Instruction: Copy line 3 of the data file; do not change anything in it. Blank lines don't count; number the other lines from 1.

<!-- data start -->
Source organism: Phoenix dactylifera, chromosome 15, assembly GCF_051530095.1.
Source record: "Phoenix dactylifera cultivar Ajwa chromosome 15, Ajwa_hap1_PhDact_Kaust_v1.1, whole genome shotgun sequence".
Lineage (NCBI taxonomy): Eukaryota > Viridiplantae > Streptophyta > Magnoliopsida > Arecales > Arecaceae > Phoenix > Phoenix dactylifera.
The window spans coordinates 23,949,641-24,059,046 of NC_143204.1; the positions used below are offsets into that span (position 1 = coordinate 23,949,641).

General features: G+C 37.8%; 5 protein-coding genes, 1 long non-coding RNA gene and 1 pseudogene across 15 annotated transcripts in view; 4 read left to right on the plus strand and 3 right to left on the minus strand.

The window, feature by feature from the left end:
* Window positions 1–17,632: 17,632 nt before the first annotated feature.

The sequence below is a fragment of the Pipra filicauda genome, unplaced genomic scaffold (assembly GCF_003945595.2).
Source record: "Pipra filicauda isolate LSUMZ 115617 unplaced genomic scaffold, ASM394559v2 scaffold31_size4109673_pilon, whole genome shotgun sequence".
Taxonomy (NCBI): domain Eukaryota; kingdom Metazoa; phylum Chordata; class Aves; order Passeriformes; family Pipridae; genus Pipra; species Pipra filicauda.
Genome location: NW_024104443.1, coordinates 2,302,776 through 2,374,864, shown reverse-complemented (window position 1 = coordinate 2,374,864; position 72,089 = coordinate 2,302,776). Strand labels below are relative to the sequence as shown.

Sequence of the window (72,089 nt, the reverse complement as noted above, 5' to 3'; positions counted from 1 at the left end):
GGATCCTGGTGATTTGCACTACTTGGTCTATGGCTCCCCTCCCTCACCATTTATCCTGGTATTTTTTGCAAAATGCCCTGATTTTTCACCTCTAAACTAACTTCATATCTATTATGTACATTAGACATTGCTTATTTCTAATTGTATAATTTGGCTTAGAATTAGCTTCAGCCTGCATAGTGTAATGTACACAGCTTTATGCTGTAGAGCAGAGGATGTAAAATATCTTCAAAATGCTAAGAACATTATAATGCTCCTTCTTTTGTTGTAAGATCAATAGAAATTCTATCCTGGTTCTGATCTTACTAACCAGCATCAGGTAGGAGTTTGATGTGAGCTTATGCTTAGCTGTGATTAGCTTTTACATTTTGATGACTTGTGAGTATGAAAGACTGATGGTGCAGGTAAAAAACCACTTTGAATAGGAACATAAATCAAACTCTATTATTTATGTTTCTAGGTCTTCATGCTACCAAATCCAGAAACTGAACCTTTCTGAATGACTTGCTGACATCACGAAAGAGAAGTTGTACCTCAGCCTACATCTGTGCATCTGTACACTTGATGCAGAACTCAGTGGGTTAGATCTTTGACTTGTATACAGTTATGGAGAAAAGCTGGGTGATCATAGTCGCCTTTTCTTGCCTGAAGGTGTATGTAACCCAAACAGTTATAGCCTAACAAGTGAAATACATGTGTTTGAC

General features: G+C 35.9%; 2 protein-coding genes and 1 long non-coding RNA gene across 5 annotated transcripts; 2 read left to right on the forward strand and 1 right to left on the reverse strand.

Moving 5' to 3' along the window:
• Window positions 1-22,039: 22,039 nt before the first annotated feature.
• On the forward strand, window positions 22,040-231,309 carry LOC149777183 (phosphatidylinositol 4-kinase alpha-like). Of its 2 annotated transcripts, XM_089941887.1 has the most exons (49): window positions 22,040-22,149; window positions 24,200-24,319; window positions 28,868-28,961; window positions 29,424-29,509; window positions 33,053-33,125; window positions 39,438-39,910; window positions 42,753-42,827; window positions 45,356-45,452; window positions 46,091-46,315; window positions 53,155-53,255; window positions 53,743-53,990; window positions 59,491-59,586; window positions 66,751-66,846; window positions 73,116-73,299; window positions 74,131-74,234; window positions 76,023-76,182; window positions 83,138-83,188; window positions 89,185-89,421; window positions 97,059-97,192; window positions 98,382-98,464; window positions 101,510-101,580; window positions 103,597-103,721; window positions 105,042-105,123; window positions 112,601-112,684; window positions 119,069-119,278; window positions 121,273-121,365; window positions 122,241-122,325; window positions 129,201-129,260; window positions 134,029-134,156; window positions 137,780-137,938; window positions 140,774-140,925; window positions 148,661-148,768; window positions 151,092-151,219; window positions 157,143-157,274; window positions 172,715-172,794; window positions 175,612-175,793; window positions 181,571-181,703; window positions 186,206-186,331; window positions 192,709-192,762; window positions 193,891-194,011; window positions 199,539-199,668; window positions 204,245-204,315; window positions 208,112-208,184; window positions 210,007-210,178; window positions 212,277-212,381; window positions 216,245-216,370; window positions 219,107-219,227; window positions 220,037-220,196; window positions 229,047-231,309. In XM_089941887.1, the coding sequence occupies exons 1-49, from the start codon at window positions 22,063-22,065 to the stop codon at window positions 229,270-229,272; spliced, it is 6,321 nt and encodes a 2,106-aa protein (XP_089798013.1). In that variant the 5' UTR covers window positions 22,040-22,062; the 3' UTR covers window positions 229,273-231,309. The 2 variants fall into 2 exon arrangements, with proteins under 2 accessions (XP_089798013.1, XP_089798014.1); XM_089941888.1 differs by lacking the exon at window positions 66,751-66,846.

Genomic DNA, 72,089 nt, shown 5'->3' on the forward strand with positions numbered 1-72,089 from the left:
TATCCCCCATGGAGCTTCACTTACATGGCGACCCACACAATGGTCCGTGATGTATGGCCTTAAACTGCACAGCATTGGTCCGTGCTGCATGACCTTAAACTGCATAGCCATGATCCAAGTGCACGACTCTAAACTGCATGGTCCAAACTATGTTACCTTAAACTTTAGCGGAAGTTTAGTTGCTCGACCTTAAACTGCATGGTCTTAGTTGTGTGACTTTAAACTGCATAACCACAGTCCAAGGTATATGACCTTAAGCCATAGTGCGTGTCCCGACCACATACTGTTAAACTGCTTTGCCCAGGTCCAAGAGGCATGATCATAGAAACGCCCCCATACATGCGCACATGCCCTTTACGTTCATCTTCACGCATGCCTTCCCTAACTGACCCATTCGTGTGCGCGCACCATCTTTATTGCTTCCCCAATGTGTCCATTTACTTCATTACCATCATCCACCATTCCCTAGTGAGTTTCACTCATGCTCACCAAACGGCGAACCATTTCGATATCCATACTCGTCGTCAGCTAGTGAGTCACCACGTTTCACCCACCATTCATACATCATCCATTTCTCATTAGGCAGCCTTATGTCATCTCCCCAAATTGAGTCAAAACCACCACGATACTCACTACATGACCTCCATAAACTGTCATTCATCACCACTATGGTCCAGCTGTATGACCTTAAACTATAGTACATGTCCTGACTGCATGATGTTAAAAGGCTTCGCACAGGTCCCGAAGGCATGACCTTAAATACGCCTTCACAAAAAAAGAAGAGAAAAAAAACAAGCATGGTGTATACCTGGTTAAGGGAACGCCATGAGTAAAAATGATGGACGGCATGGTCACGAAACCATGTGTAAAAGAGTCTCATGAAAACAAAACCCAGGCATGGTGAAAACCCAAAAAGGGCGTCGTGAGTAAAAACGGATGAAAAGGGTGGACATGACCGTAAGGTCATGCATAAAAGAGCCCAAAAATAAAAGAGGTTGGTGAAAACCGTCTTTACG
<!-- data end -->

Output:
Lineage (NCBI taxonomy): Eukaryota > Viridiplantae > Streptophyta > Magnoliopsida > Arecales > Arecaceae > Phoenix > Phoenix dactylifera.